It is tempting to interpret the announcement of a delay, however brief, in US vice-president Mike Pence’s visit to the Middle East this week as the ultimate travel warning. It follows an eruption of regional unrest over Donald Trump’s recognition of Jerusalem as Israel’s capital.
During protests on Friday, Israeli occupation forces killed four Palestinians and injured more than 250.
US officials, however, are not worried about the safety of Mr Pence, who is due in Israel on Wednesday. In fact, predictions of a third Palestinian uprising in response to Mr Trump’s Jerusalem declaration may be premature.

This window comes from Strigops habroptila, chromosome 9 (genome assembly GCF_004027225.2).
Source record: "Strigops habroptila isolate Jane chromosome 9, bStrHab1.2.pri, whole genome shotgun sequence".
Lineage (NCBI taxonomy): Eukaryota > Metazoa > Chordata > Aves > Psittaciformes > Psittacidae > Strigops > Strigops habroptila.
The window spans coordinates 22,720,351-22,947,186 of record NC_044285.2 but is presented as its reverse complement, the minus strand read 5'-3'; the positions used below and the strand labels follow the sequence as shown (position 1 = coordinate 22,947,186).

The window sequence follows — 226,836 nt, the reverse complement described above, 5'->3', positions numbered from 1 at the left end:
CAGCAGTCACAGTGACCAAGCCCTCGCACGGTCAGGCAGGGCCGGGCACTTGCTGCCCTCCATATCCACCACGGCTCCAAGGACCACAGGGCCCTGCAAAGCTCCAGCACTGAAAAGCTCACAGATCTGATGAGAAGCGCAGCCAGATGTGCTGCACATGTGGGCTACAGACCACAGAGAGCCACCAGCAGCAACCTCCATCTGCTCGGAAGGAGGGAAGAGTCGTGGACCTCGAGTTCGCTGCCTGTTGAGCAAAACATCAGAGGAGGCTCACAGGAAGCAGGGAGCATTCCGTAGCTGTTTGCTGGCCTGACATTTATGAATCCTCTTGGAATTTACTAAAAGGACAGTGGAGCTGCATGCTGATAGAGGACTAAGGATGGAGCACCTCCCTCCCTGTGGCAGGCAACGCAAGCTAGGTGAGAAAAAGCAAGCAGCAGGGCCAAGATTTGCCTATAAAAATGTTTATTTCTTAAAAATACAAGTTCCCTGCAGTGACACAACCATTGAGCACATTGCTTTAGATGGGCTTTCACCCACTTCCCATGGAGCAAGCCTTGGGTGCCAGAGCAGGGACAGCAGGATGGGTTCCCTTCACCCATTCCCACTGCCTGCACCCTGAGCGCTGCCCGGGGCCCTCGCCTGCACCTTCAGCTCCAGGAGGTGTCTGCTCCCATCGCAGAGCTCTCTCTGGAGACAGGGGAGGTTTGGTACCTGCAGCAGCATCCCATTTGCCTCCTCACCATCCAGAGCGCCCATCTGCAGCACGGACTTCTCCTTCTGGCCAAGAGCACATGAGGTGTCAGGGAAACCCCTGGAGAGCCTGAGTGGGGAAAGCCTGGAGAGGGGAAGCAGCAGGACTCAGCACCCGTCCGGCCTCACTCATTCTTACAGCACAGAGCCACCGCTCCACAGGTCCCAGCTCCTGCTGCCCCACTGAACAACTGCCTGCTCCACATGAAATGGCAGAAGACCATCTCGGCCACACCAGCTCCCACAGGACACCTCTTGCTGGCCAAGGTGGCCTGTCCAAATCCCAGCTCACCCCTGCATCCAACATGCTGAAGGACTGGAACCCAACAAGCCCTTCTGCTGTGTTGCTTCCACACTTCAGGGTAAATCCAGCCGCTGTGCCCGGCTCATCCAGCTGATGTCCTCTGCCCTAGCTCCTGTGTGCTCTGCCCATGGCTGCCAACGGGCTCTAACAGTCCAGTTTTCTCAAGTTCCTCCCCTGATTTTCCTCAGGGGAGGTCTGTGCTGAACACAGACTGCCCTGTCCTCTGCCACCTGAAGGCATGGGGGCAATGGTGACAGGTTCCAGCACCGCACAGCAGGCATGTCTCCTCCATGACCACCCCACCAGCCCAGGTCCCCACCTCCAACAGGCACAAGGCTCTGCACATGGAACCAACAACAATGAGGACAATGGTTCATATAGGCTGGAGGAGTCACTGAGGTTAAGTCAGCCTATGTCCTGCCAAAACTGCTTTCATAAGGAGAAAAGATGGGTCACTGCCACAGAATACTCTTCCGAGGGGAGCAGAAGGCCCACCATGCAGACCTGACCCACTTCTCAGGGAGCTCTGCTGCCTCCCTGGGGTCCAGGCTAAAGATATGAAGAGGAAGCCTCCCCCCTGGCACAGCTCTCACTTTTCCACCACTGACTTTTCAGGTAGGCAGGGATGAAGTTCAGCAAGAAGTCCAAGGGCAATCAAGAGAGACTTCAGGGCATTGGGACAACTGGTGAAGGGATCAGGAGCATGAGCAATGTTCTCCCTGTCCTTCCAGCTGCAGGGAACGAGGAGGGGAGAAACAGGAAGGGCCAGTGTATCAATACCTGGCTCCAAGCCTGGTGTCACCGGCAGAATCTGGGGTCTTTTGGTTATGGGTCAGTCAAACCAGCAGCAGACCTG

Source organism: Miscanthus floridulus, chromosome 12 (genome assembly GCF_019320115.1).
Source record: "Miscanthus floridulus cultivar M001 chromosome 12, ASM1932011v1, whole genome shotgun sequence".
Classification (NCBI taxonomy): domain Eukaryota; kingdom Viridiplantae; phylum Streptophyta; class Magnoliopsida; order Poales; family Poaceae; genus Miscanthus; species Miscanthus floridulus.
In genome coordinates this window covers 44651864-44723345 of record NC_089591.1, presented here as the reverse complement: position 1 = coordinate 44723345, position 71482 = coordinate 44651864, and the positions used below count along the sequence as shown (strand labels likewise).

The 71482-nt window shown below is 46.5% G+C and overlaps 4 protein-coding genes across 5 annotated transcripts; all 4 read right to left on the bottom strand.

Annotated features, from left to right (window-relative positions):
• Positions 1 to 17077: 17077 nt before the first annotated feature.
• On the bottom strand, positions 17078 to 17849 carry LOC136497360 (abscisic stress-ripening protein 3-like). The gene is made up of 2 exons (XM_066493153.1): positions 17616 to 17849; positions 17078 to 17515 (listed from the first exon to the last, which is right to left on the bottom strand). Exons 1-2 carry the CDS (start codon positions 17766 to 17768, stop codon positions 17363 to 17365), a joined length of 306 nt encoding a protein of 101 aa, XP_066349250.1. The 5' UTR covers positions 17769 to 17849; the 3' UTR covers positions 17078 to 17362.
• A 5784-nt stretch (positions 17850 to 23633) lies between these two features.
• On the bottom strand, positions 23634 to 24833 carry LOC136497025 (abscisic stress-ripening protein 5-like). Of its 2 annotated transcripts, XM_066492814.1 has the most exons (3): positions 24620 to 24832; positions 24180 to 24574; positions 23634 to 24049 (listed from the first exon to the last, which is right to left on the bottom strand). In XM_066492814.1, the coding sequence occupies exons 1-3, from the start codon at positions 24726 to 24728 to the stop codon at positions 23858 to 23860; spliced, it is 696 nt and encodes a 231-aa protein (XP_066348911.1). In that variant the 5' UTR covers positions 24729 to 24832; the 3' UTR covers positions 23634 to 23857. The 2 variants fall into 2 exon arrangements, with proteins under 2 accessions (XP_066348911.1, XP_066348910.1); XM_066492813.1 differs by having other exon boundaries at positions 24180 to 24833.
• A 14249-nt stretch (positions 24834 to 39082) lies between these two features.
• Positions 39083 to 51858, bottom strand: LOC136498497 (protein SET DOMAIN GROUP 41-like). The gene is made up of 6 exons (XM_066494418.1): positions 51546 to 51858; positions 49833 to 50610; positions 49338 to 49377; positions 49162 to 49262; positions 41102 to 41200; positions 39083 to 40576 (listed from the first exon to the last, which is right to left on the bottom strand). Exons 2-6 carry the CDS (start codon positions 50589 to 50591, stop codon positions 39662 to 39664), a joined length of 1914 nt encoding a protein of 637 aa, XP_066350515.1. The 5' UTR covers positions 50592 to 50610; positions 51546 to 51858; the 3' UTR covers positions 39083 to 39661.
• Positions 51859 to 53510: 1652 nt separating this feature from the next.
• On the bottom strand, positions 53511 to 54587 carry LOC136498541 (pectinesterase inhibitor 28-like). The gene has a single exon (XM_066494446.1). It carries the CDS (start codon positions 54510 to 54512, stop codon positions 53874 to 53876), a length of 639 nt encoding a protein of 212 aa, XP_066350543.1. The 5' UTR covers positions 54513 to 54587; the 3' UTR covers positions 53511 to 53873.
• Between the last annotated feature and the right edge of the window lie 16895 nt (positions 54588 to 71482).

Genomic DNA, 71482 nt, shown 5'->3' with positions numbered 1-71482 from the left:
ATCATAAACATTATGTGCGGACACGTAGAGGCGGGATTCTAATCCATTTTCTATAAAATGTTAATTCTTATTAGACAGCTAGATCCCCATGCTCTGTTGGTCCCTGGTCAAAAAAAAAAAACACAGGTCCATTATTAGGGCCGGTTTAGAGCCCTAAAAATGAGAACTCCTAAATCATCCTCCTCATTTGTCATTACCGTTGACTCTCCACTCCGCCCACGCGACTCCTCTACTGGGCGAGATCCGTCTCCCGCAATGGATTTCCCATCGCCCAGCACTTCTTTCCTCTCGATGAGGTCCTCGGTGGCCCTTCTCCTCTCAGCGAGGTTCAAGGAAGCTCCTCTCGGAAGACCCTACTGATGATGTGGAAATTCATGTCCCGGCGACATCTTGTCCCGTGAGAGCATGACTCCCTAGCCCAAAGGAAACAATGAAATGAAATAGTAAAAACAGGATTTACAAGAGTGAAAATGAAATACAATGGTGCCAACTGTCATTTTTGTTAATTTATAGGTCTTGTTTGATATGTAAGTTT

After decades of flagrant US bias towards Israel, Mr Trump has confirmed to Palestinians only what they already knew. Some even grudgingly welcomed his candour. They hope he has finally silenced US claims to being an “honest broker” in an interminable “peace process” that has simply bought time for Israel to entrench the occupation.
The Palestinians’ anger towards Israel and the US is a slow-burning fuse. It will detonate at a moment of their choosing, not of Mr Trump’s.
Rather, the hesitation in Washington over the vice-president’s visit reflects the messy new diplomatic reality that the White House has unleashed.
Mr Pence was due here to smooth the path to Mr Trump’s long-promised peace plan and to highlight the plight of Christians in the Middle East. The door has now been firmly shut in his face on both counts. Palestinian officials have…